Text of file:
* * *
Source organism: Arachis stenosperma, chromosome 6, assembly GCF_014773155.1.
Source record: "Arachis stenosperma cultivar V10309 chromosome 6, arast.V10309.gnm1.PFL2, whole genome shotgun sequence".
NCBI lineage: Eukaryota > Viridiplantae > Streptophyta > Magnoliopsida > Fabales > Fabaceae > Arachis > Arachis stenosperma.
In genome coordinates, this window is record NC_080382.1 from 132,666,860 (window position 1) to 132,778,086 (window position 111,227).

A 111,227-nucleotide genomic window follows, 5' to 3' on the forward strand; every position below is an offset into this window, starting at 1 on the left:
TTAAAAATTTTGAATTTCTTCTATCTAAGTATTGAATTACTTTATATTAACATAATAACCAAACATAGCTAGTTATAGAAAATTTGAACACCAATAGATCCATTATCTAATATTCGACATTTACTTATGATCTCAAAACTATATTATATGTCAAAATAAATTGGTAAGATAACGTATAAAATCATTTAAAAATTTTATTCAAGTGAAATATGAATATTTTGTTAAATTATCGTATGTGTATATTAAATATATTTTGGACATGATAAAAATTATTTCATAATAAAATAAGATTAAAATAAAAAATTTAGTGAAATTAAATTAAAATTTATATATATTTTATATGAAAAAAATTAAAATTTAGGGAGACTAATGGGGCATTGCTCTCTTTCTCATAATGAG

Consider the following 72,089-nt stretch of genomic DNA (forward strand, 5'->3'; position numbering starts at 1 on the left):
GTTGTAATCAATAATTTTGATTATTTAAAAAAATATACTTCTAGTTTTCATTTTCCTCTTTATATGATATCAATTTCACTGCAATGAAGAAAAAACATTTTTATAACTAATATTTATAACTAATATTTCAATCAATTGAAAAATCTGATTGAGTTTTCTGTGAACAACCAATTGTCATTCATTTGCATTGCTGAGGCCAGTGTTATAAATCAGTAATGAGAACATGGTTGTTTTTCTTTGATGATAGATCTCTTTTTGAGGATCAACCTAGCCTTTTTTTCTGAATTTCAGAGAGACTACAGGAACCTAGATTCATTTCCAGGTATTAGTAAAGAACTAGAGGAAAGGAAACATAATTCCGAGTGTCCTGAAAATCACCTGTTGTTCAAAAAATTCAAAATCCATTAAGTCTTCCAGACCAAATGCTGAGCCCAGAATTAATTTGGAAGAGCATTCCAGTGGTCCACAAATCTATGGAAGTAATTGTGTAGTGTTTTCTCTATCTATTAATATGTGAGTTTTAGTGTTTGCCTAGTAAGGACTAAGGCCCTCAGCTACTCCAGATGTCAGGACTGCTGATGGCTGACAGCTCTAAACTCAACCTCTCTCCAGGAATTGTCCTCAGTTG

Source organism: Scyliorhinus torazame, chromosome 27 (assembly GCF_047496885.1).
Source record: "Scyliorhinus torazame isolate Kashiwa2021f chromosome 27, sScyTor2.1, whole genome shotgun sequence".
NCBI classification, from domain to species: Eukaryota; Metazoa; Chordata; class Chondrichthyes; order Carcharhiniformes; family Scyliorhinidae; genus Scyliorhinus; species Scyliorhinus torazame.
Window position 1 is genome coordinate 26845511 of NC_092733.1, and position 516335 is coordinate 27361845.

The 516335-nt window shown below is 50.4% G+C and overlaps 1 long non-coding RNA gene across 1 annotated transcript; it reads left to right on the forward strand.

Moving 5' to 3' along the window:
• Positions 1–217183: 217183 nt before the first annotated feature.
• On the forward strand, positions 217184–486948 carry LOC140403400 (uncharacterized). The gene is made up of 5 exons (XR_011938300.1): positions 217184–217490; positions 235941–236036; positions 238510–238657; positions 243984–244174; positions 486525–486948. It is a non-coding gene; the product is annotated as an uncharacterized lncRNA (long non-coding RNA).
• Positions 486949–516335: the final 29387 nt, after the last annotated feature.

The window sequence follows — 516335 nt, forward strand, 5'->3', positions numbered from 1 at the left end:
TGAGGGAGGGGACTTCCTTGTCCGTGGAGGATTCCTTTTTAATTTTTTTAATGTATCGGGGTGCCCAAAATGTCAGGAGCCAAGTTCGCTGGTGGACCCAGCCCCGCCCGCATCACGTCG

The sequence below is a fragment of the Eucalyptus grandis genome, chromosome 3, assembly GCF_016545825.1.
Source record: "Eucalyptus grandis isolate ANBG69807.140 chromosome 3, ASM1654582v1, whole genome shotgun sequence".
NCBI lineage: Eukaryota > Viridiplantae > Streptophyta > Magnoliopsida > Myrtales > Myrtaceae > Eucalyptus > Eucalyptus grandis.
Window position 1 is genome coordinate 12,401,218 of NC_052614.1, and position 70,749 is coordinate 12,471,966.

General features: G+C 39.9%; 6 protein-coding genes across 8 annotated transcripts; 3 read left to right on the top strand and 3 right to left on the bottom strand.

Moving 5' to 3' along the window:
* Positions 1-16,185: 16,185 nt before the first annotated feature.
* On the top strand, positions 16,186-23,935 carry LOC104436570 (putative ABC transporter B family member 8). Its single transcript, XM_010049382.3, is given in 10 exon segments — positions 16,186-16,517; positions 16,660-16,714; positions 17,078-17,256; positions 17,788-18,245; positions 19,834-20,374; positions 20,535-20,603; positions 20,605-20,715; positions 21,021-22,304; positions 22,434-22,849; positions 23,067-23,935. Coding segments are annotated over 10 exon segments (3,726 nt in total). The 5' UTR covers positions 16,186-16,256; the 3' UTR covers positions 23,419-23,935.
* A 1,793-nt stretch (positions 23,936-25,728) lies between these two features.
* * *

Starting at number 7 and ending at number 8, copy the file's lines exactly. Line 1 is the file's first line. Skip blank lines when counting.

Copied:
Consider the following 72,089-nt stretch of genomic DNA (forward strand, 5'->3'; position numbering starts at 1 on the left):
GTTGTAATCAATAATTTTGATTATTTAAAAAAATATACTTCTAGTTTTCATTTTCCTCTTTATATGATATCAATTTCACTGCAATGAAGAAAAAACATTTTTATAACTAATATTTATAACTAATATTTCAATCAATTGAAAAATCTGATTGAGTTTTCTGTGAACAACCAATTGTCATTCATTTGCATTGCTGAGGCCAGTGTTATAAATCAGTAATGAGAACATGGTTGTTTTTCTTTGATGATAGATCTCTTTTTGAGGATCAACCTAGCCTTTTTTTCTGAATTTCAGAGAGACTACAGGAACCTAGATTCATTTCCAGGTATTAGTAAAGAACTAGAGGAAAGGAAACATAATTCCGAGTGTCCTGAAAATCACCTGTTGTTCAAAAAATTCAAAATCCATTAAGTCTTCCAGACCAAATGCTGAGCCCAGAATTAATTTGGAAGAGCATTCCAGTGGTCCACAAATCTATGGAAGTAATTGTGTAGTGTTTTCTCTATCTATTAATATGTGAGTTTTAGTGTTTGCCTAGTAAGGACTAAGGCCCTCAGCTACTCCAGATGTCAGGACTGCTGATGGCTGACAGCTCTAAACTCAACCTCTCTCCAGGAATTGTCCTCAGTTG